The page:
Now, of course, because many will not take God at His word they equate this multitude with the 144,000, even though John divides them with “After these things”.

      The problem is in your mind brother. Let God say what He says, make sure you get it, and then employ your reason to put the pieces together.

      God bless you and yours,

      Paul H.

  2. Good words Dr. H! It’s so refreshing to know that I’m not nuts for thinking that the inscripturated prophecies of the past were meant to have an actual meaning to the audience who received them.

    I cannot help but laugh every time some amill brothers reject some eschatological point because it sounds “stupid”. You’re right to point out that they have any objective standard for curbing that line of reasoning when it gets to other parts of scripture that the liberals also reject.

    1. You are quite right brother. You know, another thing about this group is their lack of critical interaction with other views. Beale’s huge A Biblical Theology of the NT is a case in point. There is scarcely any involvement with contrary views.

      God bless you and yours,

      Paul H

  3. Definitely agree with the substance of the post. Personally, I like the term “authorial intent” better than “literal interpretation” because the word “literal” seems to carry around a lot of baggage these days. I think it’s a little bit easier to explain that the meaning of the text is what the original author intended to say. Because then you don’t have to respond to inane comments like, “Wait, you believe in literal interpretation!?!? So you mean God literally has eyes? (Prov. 15:3).” Of course God doesn’t have literal eyes because the author did not intend that meaning, hence the metaphor!

    1. Agree, and good article concerning the consistent literal hermeneutic. Often when people hear “literal” they think wooden literalism, and they then apparently enjoy mocking their own construct of “literal,” all the while failing to interact with the real meaning of the literal hermeneutic. Often I end up just saying “normal, plain language” in place of the word “literal.”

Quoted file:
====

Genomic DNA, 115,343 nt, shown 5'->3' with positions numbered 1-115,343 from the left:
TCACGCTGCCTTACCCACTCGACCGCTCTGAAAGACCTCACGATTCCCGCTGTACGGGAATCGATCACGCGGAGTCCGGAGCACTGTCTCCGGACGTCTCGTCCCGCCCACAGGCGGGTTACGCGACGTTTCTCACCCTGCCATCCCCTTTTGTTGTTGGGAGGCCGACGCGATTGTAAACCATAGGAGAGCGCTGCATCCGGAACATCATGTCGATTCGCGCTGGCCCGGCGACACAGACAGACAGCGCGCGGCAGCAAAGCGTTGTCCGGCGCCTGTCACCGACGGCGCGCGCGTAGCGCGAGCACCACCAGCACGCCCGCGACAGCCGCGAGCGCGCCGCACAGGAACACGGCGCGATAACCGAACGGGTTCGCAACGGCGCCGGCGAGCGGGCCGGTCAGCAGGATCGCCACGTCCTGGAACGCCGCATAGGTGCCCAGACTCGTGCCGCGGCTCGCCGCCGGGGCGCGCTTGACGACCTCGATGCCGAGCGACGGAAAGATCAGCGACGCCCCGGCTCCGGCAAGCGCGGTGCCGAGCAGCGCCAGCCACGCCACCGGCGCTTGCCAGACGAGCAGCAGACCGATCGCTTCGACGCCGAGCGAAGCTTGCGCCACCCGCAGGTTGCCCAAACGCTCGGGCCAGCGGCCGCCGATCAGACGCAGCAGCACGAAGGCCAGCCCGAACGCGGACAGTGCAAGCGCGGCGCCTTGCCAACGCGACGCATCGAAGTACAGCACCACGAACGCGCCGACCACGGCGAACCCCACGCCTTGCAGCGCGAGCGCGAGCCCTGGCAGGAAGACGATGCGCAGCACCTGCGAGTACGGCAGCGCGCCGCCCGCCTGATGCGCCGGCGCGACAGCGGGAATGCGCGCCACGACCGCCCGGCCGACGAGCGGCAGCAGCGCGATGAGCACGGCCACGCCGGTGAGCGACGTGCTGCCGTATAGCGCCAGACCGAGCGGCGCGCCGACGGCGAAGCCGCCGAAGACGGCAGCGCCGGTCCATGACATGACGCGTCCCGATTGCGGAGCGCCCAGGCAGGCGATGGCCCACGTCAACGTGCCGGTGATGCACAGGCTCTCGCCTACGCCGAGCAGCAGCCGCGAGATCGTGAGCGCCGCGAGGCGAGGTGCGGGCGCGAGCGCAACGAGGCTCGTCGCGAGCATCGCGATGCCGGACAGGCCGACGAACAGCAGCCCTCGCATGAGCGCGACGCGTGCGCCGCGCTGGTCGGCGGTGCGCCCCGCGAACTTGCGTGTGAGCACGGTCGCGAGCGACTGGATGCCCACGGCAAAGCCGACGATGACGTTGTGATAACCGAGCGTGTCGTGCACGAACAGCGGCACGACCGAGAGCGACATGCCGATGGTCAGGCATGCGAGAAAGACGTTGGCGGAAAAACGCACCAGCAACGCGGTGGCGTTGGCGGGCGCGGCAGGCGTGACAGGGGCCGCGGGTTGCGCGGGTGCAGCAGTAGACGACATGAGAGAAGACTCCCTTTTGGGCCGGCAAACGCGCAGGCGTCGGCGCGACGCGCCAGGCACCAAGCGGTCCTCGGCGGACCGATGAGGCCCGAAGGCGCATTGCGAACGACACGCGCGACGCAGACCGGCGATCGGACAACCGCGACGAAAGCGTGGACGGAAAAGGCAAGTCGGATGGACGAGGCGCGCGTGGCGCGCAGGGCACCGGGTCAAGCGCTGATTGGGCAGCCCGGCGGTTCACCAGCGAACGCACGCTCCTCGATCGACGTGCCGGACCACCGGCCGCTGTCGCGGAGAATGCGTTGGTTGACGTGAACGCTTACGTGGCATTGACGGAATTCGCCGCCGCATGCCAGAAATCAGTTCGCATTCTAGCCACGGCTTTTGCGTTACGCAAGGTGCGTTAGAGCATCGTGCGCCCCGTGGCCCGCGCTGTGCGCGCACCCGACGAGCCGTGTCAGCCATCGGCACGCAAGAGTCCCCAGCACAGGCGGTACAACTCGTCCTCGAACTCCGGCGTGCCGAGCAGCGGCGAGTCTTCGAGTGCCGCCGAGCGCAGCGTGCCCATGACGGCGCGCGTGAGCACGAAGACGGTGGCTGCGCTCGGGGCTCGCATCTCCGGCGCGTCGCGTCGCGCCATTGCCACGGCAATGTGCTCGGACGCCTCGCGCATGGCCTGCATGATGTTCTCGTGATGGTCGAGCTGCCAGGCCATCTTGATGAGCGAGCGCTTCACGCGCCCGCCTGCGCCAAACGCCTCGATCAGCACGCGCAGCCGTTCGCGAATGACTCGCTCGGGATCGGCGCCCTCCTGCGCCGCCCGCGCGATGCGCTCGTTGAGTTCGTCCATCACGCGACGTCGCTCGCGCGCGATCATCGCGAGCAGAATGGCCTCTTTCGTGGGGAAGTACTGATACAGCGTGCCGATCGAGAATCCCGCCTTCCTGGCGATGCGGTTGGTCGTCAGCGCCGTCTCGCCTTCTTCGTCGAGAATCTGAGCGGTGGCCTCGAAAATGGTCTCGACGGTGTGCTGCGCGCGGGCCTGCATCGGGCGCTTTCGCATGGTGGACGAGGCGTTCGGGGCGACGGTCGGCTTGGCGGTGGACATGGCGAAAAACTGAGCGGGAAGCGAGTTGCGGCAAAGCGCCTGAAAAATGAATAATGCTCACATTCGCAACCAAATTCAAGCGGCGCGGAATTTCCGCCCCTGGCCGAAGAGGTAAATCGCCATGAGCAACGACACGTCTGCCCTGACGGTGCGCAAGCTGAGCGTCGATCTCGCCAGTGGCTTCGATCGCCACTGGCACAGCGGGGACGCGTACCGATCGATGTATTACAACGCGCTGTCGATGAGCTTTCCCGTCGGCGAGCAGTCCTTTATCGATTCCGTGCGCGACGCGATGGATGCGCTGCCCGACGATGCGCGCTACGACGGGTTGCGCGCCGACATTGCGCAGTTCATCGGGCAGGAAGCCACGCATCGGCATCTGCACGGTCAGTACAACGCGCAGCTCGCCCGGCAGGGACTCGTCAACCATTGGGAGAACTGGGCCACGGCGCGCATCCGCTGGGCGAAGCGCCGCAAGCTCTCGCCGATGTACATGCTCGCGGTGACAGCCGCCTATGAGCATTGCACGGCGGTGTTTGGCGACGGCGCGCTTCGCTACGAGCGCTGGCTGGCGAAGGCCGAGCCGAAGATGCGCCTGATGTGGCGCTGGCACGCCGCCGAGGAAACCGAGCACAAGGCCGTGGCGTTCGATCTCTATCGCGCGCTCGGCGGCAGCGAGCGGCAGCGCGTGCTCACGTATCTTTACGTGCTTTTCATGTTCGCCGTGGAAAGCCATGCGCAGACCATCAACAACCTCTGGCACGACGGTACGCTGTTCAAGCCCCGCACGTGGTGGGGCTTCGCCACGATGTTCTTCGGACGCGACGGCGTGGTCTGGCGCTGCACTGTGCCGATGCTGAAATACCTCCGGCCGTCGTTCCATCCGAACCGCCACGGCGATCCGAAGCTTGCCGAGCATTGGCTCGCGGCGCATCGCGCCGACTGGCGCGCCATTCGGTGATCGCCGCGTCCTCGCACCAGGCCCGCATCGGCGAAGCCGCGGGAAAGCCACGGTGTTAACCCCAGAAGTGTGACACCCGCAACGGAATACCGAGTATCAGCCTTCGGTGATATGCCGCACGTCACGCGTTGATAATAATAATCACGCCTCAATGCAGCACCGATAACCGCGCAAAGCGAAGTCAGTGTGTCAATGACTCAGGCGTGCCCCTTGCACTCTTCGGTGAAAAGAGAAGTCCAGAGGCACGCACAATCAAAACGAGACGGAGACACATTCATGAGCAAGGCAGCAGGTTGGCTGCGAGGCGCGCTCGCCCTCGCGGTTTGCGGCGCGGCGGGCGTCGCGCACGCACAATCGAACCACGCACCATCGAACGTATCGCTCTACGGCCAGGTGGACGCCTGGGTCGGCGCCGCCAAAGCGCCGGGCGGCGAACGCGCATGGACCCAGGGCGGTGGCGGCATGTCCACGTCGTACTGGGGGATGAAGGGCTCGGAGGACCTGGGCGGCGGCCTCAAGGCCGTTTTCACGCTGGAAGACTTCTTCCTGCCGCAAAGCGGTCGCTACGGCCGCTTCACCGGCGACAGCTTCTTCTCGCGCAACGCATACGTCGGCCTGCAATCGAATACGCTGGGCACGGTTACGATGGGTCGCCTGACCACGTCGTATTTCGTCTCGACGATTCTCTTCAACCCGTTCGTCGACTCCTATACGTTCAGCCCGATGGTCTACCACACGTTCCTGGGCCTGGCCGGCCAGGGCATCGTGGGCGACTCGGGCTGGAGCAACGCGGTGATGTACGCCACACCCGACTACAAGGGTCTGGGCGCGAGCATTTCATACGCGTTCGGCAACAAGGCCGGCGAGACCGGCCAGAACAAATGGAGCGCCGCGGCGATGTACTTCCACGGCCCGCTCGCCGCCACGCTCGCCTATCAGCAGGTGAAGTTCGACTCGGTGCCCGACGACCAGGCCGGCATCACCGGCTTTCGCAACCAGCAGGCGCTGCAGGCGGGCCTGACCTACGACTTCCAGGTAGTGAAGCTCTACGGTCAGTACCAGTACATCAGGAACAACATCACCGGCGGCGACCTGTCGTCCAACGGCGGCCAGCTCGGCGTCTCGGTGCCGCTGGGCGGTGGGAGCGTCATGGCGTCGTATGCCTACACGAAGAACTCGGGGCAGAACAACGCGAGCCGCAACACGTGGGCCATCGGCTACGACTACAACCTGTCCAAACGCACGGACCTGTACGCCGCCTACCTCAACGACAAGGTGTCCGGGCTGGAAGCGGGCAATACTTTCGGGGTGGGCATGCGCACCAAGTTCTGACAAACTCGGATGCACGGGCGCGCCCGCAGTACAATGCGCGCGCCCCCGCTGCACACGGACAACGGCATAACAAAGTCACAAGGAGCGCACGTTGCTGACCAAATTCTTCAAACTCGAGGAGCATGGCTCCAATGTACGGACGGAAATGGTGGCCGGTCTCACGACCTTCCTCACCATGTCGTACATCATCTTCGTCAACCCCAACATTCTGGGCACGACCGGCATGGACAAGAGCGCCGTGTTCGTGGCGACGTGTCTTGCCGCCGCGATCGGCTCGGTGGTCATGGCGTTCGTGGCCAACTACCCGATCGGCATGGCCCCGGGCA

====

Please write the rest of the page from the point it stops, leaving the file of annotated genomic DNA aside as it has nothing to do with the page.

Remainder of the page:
1. CR & Lynda,

        While I see what you mean about “literal” (and I often use ‘plain sense’), it really doesn’t matter what one says, these guys will always complain. I could have quoted several places where DeYoung uses “literal” but what’s the point? Okay, here’s one from page 32:

        “The Greeks and Romans had lots of myths. They didn’t care whether the stories were literally true.”

        As I pointed out to Steve Hays some time back, when these men want to use the word “literal” lo and behold they understand that it means “taking it at face value” or in its ‘plain sense’. It’s only when the literal interpretation crosses their predetermined theology that they cry “what do you mean by literal?”

        Bottom line: they don’t take God at His word whenever they don’t like what He says.

  4. Excellent Paul. “or else change a theology” – Is “to” missing here? Thought I’d ask, just incase this ends up in PDF (hope it does!)

  5. Timely post as our men’s group has just started this book. This is good info to help the group watch out for what DeYoung means by what he says…

  6. Paul, there is a new article over at the Rosh Pina Project which is dealing with the same issue and discusses the errors of such interpretation from the perspective of messianic Jews:

    http://roshpinaproject.com/2014/06/12/reading-genesis-the-old-testament-as-a-christian-book/

    “For those who are committed to the divine inspiration of both Testaments we must allow both Testaments to speak to us as God’s Word without overwhelming the integrity of the other. Not all the details in the Tanach speak of Yeshua, and it does not need to in order for Yeshua to fulfil Messianic prophecies. It is easy to have an over-developed Christology and expect to see Yeshua in all the details of the Tanach, a Chistotelic hermeneutic sees Yeshua as what the Tanach aims at rather than the centre of the Tanach, hence Christotelic (telos=aim) rather than Christocentric.”